Ireland left without even second best to hope for after Sweden take the win
Exciting first-half home display peters out as Ibrahimovic and co raise their game
On the half hour he showed his powers of recovery when Alexander Kacaniklic broke after an Irish corner and overhit his cross-field pass to his captain. Ibrahimovic coolly recovered control of the situation and found Seb Larsson with an angled ball over the defence that the Sunderland midfielder really should have headed home.
Moments later Johan Elmander showed him how it should be done. Ibrahimovic again got the ball rolling but the real damage was done down the right between Larsson and Lustig with the latter getting his cross in, despite a belated attempt by James McClean to block, and the striker stealing ahead of Richard Dunne to turn a fine header past the helpless Forde.
Dunne did better just after the restart when cutting out a cross by Larsson but the defensive difficulties were clear to see with everything looking a little too improvised at times when the pressure was on.
The equaliser, though was no more than the Swedes deserved and it left Ireland in an anxious position. When they were going forward Glenn Whelan and the two wide men were managing to cause problems but as the night wore on the fear of conceding again was bound to start playing on the minds of the Irish midfielders.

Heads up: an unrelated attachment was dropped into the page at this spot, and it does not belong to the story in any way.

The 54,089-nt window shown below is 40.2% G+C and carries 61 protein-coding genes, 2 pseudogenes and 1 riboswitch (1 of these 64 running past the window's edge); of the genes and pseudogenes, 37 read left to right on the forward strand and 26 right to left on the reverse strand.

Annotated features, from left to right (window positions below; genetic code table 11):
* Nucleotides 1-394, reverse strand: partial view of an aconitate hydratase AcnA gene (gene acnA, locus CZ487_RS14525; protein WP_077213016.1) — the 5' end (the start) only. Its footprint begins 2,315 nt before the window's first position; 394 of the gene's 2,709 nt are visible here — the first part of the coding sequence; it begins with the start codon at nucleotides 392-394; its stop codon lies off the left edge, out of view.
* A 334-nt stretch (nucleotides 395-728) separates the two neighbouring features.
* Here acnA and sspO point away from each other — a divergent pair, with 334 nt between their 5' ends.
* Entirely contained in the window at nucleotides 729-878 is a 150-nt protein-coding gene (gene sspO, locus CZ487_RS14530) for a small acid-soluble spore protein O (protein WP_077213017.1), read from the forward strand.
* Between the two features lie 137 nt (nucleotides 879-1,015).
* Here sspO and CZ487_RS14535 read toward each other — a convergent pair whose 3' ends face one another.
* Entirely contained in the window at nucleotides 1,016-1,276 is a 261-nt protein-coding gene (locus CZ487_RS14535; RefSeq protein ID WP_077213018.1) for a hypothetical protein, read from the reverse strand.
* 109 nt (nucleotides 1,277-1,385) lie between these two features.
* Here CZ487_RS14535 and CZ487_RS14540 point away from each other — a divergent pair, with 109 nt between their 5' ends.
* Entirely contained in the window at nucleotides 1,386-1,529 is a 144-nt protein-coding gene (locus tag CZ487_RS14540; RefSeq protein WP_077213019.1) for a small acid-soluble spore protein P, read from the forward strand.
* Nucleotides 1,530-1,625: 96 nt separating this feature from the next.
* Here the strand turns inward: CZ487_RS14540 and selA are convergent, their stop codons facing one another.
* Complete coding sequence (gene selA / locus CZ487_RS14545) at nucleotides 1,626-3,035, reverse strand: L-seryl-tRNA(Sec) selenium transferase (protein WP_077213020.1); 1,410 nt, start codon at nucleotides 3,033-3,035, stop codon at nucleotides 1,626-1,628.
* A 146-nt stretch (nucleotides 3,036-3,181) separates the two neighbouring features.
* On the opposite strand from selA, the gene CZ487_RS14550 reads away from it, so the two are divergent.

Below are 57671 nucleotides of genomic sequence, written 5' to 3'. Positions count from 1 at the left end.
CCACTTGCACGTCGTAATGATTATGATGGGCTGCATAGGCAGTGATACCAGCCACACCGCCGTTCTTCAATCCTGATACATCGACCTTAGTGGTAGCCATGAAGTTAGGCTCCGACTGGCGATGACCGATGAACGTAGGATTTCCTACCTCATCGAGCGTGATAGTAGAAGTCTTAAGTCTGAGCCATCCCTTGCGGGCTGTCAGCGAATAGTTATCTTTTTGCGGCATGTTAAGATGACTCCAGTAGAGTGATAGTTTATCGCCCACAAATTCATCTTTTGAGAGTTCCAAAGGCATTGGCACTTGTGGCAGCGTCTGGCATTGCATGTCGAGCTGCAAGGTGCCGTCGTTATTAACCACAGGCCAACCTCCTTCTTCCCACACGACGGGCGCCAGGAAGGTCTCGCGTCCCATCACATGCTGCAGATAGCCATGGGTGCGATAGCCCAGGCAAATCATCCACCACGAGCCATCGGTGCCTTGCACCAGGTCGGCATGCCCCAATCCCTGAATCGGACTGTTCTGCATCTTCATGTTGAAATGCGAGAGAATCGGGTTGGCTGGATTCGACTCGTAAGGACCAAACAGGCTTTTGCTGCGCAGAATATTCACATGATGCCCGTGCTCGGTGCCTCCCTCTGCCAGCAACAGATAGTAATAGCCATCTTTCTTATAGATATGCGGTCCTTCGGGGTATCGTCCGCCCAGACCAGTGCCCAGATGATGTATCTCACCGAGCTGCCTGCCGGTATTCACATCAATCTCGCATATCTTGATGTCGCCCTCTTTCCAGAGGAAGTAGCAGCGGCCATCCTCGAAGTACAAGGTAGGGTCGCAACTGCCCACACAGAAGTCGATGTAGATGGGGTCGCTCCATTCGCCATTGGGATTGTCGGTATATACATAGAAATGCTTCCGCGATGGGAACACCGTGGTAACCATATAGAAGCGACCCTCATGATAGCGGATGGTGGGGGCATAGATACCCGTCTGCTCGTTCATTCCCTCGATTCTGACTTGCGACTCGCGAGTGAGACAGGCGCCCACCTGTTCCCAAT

It all made for some uneasy stuff with both sides pushing the ball around at considerable pace but without either side really looking to be on top of things. Certainly Ireland’s approach play started to look more disjointed with Keane, for all the home side’s possession, getting fewer chances to get into anything like a really promising position around the area.
McClean was just one of several Irish players to make some poor decisions in the period that followed, although Long was more guilty than most, most memorably when, with a quarter of an hour to play and Ireland by now trailing, he was put through down the right with Keane inside but pulled up, paused and then played the ball harmlessly into the middle of six yellow shirts.
Tiredness might have been a factor and it would certainly be nice to think it played a part in the goal that left the locals chasing the game after an hour. Marc Wilson hoofed a high angled ball pointlessly across the field towards McClean who was beaten in the air by Olsson and when Sweden broke, Ibrahimovic was played, after what seemed like an age, a wonderfully judged ball into the path of Anders Svensson who provided an emphatic finish.
There was at least a never say die attitude to admire about Ireland after that but not a lot else really with Trapattoni, whose interventions were limited to straight replacements of his two wide men, failed to make the required impact from the sidelines.